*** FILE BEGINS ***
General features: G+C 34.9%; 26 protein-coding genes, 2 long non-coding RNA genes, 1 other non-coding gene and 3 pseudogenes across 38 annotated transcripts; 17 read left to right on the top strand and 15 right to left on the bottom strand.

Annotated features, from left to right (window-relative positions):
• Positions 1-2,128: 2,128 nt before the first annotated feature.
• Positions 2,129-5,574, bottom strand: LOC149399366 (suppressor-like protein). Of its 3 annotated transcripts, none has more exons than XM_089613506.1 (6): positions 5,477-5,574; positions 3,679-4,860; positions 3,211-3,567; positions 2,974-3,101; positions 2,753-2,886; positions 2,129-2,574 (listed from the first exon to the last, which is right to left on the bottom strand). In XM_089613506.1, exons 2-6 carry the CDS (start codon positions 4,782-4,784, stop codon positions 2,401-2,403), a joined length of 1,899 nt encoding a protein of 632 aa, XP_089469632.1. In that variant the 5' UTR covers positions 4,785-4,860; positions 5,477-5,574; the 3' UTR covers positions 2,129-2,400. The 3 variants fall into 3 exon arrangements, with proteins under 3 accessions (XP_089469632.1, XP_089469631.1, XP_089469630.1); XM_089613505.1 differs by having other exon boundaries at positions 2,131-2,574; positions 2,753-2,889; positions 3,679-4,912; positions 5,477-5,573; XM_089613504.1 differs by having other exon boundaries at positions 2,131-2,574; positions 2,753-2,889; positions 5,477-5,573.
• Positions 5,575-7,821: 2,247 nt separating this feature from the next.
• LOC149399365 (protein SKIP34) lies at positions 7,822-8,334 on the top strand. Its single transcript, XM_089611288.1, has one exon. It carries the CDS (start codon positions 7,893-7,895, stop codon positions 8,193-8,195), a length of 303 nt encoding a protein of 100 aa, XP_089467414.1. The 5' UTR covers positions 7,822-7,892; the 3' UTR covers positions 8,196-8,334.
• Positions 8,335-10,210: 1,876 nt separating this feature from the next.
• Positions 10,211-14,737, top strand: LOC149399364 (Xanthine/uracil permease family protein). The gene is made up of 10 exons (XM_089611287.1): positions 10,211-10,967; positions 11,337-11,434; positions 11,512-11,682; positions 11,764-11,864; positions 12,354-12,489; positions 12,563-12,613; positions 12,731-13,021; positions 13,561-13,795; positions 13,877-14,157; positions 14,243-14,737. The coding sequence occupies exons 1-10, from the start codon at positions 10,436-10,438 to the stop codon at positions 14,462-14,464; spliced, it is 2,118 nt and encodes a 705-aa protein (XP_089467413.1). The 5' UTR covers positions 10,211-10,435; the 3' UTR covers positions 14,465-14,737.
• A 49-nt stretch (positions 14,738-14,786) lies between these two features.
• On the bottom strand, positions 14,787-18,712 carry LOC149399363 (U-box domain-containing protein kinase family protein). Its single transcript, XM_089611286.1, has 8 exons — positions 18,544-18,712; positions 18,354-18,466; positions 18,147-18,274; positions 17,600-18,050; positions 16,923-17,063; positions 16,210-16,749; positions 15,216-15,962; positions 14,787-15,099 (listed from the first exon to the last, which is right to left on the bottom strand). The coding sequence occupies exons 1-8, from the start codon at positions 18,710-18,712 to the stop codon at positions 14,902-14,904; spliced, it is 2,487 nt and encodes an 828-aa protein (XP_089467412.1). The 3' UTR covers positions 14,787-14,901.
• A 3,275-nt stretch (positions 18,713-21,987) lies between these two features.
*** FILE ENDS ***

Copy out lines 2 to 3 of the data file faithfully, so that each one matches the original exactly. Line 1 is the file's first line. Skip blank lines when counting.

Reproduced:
Annotated features, from left to right (window-relative positions):
• Positions 1-2,128: 2,128 nt before the first annotated feature.